Program

Vendredi 13 octobre – Université Paris-Diderot – Amphithéâtre Turing 

(Bâtiment Sophie Germain)

 9h30 : ouverture du colloque

Session 1 : Présidence Jacqueline Carroy

9h45 : Andreas Mayer (Centre Alexandre Koyré ­– EHESS-CNRS-MNHN) :
« Émergences de l’inconscient : éléments pour une histoire concrète des sciences du psychisme »

10h15 : Philippe Artières (IIAC – CNRS/EHESS)

« L’hypothèse scripturaire »

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Magazine article – ‘After, I feel ecstatic and emotional’: could virtual reality replace therapy?

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The Guardian published an article titled ” ‘After, I feel ecstatic and emotional’: could virtual reality replace therapy?” that could be of some interest to H-Madness readers. It discusses the future of psychiatric treatment with the help of Virtual Reality.

 

 

 

 

 

 

New issue – Medical History

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Medical History published its new issue which includes some articles that could be of interest to H-Madness readers.

Jonathan Toms, Citizenship and Learning Disabled People: The Mental Health Charity MIND’s 1970s Campaign in Historical Context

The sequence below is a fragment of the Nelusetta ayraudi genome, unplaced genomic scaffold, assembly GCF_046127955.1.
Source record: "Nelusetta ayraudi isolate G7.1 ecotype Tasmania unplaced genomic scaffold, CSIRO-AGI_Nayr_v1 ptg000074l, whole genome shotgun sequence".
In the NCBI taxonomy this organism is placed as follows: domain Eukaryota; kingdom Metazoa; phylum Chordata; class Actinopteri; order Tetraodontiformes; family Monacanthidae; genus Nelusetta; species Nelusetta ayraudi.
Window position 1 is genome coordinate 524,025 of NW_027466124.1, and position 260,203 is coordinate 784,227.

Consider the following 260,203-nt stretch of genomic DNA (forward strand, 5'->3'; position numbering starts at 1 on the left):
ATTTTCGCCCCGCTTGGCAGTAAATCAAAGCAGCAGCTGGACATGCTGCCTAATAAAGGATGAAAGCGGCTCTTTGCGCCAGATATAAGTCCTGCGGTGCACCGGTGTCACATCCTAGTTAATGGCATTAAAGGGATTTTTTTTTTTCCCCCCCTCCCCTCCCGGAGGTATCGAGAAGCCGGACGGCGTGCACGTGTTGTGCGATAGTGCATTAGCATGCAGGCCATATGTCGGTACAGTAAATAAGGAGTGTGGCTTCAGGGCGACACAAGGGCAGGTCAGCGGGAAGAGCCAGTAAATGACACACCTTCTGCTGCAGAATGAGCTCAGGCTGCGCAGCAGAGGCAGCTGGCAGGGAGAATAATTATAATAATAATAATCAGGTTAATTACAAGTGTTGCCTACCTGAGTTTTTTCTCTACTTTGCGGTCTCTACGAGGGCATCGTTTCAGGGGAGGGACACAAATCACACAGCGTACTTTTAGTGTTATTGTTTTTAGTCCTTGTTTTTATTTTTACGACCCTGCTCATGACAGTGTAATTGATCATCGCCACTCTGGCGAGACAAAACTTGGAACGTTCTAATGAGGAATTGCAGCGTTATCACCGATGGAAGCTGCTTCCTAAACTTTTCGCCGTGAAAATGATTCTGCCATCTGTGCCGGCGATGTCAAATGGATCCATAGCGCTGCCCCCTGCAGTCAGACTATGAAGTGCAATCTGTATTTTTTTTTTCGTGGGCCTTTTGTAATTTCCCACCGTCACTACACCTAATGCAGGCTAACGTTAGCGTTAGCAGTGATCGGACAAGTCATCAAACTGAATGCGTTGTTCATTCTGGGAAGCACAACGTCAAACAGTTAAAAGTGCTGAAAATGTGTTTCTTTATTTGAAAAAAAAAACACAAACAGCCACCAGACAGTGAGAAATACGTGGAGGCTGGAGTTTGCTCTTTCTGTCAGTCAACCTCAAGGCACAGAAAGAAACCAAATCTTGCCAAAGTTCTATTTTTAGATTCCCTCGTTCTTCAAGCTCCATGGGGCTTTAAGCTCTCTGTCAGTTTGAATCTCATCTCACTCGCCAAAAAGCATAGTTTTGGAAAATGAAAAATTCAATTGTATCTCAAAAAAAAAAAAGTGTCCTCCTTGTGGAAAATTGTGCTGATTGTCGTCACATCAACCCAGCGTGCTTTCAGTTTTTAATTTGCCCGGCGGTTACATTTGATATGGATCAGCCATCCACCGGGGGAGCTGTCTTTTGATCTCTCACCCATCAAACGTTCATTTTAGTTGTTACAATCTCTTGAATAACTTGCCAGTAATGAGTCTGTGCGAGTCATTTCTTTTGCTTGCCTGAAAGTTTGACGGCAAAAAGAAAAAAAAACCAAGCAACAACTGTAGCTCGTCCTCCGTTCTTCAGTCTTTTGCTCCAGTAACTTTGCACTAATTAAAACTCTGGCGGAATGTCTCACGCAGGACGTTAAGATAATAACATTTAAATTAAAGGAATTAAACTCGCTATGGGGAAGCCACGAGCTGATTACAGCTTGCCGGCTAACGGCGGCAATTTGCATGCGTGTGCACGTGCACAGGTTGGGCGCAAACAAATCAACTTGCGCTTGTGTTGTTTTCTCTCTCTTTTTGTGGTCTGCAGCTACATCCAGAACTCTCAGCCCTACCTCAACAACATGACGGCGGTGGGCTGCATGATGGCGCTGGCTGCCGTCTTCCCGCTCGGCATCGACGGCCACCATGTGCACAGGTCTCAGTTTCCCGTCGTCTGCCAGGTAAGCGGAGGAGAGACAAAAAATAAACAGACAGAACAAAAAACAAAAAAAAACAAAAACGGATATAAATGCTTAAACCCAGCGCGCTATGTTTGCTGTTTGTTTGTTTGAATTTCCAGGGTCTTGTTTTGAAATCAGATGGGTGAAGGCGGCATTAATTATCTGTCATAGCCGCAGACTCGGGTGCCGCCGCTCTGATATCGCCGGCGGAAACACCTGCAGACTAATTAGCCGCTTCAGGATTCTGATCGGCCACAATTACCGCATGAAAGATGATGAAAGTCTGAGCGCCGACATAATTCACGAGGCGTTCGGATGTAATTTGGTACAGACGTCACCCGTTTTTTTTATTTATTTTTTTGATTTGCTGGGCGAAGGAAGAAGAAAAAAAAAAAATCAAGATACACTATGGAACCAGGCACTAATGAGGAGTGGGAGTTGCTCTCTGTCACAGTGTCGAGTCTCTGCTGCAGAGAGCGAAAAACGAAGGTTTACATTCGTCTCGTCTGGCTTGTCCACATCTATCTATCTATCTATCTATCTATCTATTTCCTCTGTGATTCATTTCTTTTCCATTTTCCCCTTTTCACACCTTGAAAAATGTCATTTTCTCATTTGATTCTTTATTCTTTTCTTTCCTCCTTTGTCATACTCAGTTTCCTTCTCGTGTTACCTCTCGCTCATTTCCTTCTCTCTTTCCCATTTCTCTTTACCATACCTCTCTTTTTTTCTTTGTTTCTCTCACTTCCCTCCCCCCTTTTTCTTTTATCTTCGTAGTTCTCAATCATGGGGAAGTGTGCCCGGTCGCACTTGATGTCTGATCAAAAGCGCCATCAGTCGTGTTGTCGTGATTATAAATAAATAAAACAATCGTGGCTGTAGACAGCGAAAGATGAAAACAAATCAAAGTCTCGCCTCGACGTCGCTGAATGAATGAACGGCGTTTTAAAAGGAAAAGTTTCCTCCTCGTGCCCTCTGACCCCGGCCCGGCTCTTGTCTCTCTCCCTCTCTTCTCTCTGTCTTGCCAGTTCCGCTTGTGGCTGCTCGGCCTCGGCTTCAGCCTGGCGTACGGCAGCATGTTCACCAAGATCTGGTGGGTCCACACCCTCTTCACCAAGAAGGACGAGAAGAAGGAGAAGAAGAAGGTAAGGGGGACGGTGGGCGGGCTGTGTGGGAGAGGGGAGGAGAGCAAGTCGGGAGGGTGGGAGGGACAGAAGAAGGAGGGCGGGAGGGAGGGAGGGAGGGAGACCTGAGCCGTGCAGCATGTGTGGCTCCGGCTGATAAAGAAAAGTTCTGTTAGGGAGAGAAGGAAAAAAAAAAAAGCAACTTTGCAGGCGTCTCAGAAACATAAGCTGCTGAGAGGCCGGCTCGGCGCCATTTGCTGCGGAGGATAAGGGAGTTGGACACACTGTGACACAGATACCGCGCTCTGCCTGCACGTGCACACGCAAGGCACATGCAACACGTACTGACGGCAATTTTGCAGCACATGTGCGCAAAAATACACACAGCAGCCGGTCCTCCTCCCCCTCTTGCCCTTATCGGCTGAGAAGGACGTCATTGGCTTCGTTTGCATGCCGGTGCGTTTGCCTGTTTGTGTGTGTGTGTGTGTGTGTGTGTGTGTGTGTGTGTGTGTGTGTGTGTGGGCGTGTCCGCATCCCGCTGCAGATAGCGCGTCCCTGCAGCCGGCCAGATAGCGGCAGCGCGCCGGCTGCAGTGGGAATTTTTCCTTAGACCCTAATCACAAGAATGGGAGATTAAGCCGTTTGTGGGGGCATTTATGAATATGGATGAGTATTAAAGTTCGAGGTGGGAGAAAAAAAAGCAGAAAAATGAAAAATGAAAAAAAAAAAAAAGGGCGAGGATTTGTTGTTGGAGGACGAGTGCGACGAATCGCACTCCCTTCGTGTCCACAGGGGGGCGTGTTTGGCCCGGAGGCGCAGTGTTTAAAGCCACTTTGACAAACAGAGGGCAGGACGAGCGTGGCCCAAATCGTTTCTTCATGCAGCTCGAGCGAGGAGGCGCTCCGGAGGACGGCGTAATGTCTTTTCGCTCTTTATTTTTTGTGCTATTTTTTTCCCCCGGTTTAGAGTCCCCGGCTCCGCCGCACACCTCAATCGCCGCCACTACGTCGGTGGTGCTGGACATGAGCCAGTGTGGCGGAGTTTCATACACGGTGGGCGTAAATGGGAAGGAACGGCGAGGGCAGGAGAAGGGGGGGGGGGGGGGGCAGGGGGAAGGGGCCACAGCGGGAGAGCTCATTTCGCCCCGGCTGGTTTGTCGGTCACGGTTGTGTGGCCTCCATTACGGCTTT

Current policy and practice directed towards people with learning disabilities originates in the deinstitutionalisation processes, civil rights concerns and integrationist philosophies of the 1970s and 1980s. However, historians know little about the specific contexts within which these were mobilised. Although it is rarely acknowledged in the secondary literature, MIND was prominent in campaigning for rights-based services for learning disabled people during this time. This article sets MIND’s campaign within the wider historical context of the organisation’s origins as a main institution of the inter-war mental hygiene movement. The article begins by outlining the mental hygiene movement’s original conceptualisation of ‘mental deficiency’ as the antithesis of the self-sustaining and responsible individuals that it considered the basis of citizenship and mental health. It then traces how this equation became unravelled, in part by the altered conditions under the post-war Welfare State, in part by the mental hygiene movement’s own theorising. The final section describes the reconceptualisation of citizenship that eventually emerged with the collapse of the mental hygiene movement and the emergence of MIND. It shows that representations of MIND’s rights-based campaigning (which have, in any case, focused on mental illness) as individualist, and fundamentally opposed to medicine and psychiatry, are inaccurate. In fact, MIND sought a comprehensive community-based service, integrated with the general health and welfare services and oriented around a reconstruction of learning disabled people’s citizenship rights.